Moving Company Accused of Hiking Costs, Holding Goods Hostage
AG’s Office Obtains Injunction Halting Deceptive and Abusive Practices by Father and Son Moving and Storage, Seeks Consumer Restitution
BOSTON – Responding to a pattern of consumer complaints about a moving company that allegedly inflated fees, demanded cash, and held goods hostage in order to receive payment, Attorney General Martha Coakley has filed suit against Father and Son Moving and Storage and obtained a preliminary injunction order in Suffolk Superior Court.
According to a complaint filed in court by the AG’s Office, Father and Son Relocation Services, Inc. of Billerica, which does business as Father and Son Moving and Storage (Father and Son), violated the state’s Consumer Protection Act by giving low estimates to consumers and then inflating fees after loading the goods onto a truck, demanding payment in cash without advance notice, and threatening to hold goods hostage and auction them off if consumers did not pay the higher fees.
“We allege that this company lured customers by giving out low estimates they did not intend to honor, and then pressured them to pay higher fees in cash, or lose their belongings,” AG Coakley said. “This court order protects consumers from further harm while we pursue this case and seek restitution.”
Defendants in this case also include Bryan Taylor, president of Father and Son, Keith Taylor, treasurer, secretary and director of Father and Son, and PR Taylor Enterprises, LLC, which does business as Father and Son Moving and Storage. The defendants offer services for consumers moving within Massachusetts, and consumers making interstate moves.
According to the complaint filed on October 26, the defendants also provide storage and warehousing services for goods at their facility in Billerica, but prior to August 30, 2012, had done so without the required license to operate a public warehouse issued by the Massachusetts Department of Public Safety.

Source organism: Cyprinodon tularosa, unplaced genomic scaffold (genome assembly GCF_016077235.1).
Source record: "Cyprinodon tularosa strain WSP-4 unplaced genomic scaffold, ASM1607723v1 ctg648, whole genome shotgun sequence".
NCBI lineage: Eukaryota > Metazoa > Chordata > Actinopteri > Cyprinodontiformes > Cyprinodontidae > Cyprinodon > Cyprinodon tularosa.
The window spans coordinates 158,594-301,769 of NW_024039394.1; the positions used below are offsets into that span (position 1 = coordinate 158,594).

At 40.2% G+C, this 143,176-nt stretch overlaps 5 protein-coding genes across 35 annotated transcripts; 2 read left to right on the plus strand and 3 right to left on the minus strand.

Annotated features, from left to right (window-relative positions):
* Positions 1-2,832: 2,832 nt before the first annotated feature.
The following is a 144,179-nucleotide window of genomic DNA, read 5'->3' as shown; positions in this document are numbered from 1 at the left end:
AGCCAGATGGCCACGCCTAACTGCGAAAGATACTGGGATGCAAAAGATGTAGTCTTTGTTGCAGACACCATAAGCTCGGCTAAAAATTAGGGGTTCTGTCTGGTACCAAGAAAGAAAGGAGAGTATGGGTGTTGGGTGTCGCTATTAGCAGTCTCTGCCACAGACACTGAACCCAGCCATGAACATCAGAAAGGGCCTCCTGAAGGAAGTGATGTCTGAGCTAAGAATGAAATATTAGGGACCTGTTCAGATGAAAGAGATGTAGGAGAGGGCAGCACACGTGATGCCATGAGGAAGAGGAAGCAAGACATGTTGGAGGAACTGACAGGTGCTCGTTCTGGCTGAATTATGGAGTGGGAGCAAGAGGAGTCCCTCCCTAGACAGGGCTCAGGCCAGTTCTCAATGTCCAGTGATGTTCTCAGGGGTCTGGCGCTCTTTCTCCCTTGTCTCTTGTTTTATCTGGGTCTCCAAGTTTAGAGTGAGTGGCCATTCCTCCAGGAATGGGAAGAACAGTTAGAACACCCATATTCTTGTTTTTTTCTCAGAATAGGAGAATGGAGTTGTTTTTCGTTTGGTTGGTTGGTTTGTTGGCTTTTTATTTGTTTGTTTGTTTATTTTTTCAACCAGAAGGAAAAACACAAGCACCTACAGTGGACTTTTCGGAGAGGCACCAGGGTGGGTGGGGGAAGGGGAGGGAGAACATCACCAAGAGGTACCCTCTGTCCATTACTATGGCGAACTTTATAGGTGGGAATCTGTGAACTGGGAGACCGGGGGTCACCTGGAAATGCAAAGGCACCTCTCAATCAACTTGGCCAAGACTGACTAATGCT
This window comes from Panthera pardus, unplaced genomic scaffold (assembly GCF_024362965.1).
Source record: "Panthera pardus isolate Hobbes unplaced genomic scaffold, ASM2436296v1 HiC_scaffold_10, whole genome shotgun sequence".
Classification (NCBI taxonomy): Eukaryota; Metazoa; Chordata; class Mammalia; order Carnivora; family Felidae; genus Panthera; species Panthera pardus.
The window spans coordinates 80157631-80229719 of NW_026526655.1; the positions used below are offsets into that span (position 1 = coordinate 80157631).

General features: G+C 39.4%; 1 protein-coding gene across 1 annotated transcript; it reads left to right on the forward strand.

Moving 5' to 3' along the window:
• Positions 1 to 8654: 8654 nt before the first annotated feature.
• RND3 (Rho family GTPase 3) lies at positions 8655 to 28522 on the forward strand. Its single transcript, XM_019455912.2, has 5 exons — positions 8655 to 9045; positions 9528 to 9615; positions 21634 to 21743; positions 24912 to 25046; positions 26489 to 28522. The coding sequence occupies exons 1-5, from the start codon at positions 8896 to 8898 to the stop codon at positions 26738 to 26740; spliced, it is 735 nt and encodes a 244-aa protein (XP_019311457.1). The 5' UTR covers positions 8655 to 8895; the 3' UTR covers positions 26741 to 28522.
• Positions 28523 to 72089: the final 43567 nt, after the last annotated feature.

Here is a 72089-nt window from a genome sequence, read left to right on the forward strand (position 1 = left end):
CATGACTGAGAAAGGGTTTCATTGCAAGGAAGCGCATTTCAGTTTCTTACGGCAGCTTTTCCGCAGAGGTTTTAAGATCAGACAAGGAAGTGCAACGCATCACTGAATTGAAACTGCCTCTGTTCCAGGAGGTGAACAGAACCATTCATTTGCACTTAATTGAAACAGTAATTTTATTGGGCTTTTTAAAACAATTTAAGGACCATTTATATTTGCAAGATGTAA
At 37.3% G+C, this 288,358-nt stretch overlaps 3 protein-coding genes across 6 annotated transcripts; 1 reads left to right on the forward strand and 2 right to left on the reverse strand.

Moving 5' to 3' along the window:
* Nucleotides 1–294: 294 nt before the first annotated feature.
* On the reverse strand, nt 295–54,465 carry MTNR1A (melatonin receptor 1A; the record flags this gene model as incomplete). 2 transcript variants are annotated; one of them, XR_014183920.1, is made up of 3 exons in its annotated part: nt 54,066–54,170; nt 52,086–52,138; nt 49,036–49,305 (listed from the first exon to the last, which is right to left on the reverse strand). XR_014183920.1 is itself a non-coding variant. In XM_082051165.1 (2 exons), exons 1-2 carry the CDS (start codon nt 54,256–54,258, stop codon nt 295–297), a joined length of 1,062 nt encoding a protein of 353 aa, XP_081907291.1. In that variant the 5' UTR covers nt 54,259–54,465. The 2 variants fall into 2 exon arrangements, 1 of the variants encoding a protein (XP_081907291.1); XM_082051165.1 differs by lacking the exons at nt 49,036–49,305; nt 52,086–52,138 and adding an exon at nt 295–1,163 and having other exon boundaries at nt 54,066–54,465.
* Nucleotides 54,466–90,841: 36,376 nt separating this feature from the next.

Since May 2010, the AG’s Office has received complaints from more than 80 consumers about Father and Son, pertaining to moves both out of state and within Massachusetts. The lawsuit from the AG’s Office states that Father and Son claimed on their website to be “a trusted leader in residential moving… committed to provide our customers with a successful and stress free home moving experience,” but the company provided unfair and deceptive treatment which was the opposite of what it promised.
The defendants based their demands for higher fees on the weight or volume of goods, or the need to assess “unforeseen” costs like packing services, packing materials, or “long carry” fees, despite the fact that the consumer understood that those services would be included in the price quoted. When consumers balked at paying the hiked rate, Father and Son allegedly threatened to hold the goods hostage in storage (at an additional fee) and not release them without payment of the inflated price in cash.
Under a preliminary injunction order, agreed to by the parties and executed by Judge Thomas Connors on November 5, the defendants are prohibited from engaging in the unfair and deceptive practices described in the complaint, and must preserve assets and records.
AG Coakley’s complaint also seeks full restitution to consumers harmed in this case, and the payment of civil penalties to the Commonwealth.
Consumers are advised to do their homework, shop around, and find a reputable household goods mover. The Massachusetts Department of Public Utilities, which licenses household goods movers operating within Massachusetts, offers tips on selecting a reputable mover. Carriers moving household goods from one state to another must be licensed by the Federal Motor Carrier Safety Administration, which offers tips on selecting a reputable interstate mover.
Consumers who wish to complain about a household goods mover may contact the licensing authority, or may contact the Attorney General’s Consumer Hotline at (617) 727-8400.
Assistant Attorneys General David Monahan and Matthew Schrumpf of Attorney General Coakley's Consumer Protection Division are handling this matter, with assistance from Paralegal Krista Roche, Investigator Monique Cascarano, and the Civil Investigations Division.